Considering that adjectives usually describe characteristics, states or traits and may be related more directly to emotions than nouns and verbs (Palazova et al., 2011), emotional adjectives were used in this study to investigate the pure effect of emotional valence on temporal perception.
The stimuli consisted of 30 Chinese adjectives (10 negative, 10 neutral, and 10 positive ones; see Appendix Table A1), excluding words referring to speed (Zhang et al., 2014), that were selected from the Chinese Affective Words System (CAWS, containing total 1500 emotional two-character words selected from the Modern Chinese Dictionary of Commonly Used Words. These words were rated by 124 participants in valence, arousal, and dominance on a 9-point scale; Wang et al., 2008). All three types of adjectives appeared with similar frequencies1 [F(2,27) = 0.50, p > 0.05, = 0.035; negative: M = 107.60, SD = 104.17, neutral: M = 147.10, SD = 121.82, positive: M = 109.50, SD = 66.27], strokes [F(2,27) = 1.04, p > 0.05, = 0.071; negative: M = 19.30, SD = 4.88, neutral: M = 17.00, SD = 2.75, positive: M = 16.90, SD = 4.31], and fixed arousal [F(2,27) = 0.01, p > 0.05, < 0.001; negative: M = 4.86, SD = 0.17, neutral: M = 4.85, SD = 0.49, positive: M = 4.91, SD = 0.39] while they differed significantly in valence [F(2,27) = 721.76, p < 0.001, = 0.982; negative: M = 2.91, SD = 0.16, neutral: M = 5.03, SD = 0.33, positive: M = 6.89, SD = 0.18]. The font of their characters was Song Ti No.48. All stimuli were presented in white on the black background with the same contrast, brightness and size of 142 pixels × 68 pixels. The screen resolution was 60 pixels per inch. Subjects were seated in a dimly lit and sound-proof room with their eyes approximately 70 cm from a 19-inch screen. All stimuli were displayed in the center of the screen.
The temporal bisection task is one of the most frequently employed procedures when investigating the effects of emotion on temporal perception (Droit-Volet et al., 2004; Droit-Volet and Gil, 2015). Everyone received three successive phases: two trainings and one testing (Figure 1). The experimental procedure was programmed and recorded with E-Prime 2.0 software (Psychology Software Tools, Inc.).
FIGURE 1. A depiction of the training 1, training 2, and testing phases in the temporal bisection task.
In the first training phase, participants were trained to know the “Short” and “Long” standard durations well. Each trial started with a random 500–1000 ms blank screen, and a 300–600 ms fixation cross then appeared in the center of screen. Immediately, “Short” or “Long” standard durations in the form of a gray oval (12 cm × 16 cm) was displayed for 400 or 1600 ms, respectively. Each standard was presented five times in alternation which was counterbalanced. At the end of this phase, we asked participants whether they noticed the difference between these two standards.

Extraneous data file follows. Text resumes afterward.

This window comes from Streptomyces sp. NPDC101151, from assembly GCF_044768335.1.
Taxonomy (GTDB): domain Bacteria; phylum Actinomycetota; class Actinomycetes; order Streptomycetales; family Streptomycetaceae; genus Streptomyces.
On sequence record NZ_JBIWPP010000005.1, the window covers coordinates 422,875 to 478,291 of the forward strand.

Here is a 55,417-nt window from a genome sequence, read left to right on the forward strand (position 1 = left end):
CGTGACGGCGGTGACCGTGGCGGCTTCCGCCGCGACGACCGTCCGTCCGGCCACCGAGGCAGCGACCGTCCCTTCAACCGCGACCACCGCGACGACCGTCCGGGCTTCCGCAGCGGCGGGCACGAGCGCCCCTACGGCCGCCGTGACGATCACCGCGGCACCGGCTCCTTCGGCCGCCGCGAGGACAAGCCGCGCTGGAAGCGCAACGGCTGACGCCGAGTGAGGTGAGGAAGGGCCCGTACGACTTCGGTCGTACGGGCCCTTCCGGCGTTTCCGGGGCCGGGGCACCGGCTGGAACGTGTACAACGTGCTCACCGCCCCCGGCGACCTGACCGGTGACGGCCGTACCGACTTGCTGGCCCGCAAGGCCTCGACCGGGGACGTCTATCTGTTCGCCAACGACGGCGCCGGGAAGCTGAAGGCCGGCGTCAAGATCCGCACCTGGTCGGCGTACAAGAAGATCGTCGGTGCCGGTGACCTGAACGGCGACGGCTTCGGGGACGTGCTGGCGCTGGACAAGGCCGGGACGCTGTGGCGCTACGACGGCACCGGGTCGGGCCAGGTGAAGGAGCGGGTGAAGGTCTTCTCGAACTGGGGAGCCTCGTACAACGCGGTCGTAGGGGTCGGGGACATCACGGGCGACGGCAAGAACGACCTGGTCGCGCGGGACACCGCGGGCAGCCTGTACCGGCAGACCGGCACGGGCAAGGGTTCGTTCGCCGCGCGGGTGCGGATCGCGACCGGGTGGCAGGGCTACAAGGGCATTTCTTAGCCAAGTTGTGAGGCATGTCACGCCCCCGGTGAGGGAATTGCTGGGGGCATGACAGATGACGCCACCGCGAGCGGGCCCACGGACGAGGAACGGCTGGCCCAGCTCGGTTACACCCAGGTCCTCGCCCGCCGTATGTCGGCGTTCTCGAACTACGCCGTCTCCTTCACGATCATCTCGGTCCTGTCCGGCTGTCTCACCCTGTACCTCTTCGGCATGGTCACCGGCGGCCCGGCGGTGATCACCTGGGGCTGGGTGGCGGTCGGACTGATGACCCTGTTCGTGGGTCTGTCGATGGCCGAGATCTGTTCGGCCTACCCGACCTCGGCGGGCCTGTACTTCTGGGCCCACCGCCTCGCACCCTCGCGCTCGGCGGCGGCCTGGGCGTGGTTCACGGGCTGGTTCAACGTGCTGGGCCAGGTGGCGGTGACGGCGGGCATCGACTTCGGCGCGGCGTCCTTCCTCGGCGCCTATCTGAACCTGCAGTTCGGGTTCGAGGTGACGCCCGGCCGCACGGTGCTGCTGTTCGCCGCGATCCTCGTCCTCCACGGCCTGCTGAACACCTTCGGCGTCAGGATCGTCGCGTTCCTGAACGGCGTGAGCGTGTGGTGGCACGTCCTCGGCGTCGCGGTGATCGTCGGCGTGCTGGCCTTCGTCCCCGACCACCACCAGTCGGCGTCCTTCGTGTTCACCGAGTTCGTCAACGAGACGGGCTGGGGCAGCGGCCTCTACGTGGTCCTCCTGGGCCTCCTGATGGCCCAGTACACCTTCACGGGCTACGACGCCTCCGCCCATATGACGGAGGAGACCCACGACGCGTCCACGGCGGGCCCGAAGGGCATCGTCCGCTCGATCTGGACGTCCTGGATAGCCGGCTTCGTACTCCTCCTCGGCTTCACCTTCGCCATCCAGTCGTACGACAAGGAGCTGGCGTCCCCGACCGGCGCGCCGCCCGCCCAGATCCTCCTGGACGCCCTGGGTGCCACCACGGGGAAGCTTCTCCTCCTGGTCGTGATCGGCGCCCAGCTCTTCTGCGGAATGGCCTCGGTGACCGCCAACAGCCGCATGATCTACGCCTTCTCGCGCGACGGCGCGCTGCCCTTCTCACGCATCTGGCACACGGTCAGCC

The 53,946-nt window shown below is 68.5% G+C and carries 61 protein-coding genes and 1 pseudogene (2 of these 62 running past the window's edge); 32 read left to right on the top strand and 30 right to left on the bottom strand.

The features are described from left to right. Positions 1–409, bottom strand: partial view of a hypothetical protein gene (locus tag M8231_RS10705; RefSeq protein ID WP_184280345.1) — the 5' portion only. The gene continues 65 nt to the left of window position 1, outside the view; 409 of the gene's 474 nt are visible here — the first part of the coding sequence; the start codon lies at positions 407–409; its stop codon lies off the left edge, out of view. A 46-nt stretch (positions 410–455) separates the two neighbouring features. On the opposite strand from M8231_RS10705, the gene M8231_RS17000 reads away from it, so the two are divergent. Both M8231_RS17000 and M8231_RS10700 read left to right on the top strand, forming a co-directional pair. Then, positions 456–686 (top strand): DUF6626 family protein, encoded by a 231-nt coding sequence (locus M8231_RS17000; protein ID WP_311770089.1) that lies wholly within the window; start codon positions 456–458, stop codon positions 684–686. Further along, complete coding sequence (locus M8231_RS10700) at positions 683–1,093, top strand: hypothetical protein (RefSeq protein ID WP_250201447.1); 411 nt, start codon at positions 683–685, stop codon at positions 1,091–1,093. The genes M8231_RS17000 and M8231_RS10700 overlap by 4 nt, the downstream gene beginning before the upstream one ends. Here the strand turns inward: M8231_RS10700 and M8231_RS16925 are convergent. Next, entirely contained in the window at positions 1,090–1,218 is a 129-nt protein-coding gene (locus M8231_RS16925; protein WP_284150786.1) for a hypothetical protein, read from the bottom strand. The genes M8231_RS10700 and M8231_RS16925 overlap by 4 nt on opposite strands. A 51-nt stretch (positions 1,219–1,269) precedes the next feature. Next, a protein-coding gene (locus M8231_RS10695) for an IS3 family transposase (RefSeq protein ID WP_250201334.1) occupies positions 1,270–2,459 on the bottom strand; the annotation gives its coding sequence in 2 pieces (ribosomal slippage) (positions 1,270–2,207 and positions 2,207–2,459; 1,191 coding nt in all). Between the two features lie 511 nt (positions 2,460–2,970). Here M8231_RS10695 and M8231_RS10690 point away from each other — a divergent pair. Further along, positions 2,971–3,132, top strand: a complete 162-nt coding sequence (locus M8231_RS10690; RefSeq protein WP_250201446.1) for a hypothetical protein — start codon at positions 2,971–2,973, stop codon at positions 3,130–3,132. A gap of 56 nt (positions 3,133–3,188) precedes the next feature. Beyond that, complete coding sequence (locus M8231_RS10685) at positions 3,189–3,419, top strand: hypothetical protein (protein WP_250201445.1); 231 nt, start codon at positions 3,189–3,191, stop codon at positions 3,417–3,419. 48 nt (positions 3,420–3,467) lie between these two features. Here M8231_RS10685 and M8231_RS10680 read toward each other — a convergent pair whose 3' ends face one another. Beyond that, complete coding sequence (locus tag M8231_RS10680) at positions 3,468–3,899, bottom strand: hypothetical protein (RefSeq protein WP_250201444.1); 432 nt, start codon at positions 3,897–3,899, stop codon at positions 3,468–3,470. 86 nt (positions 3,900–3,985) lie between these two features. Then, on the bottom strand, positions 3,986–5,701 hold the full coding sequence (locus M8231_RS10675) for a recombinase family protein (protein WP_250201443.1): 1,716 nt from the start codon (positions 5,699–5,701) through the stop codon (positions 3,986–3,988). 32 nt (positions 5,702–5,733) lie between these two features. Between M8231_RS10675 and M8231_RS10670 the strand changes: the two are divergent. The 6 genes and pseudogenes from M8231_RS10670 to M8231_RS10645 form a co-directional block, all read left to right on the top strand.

In the second training phase, the order of these two standard durations was randomized (four times for each condition). Each trial started with presentation of a gray oval (400 or 1600 ms) followed by an exclamation point. Participants needed to discriminate whether the stimulus’s duration was “Short” or “Long” by pressing one of two computer keys (“F” or “J”). Responses with latencies less than 1000 ms were considered valid. The right or wrong feedback would be presented and the response key was counterbalanced across participants. All participants reached 100% accuracy in their performance before starting the test session.
After those training blocks, subjects were given the testing phase. They were presented with negative, neutral, or positive adjectives in a series of comparison durations (400/600/800/1000/1200/1400/1600 ms); feedback was discontinued. They were then instructed to indicate whether the presentation duration of the stimulus was more similar to the “Short” or to the “Long” standard by pressing the corresponding key (“F” or “J”). The assignment of keys to “F” and “J” responses was counterbalanced across participants as well.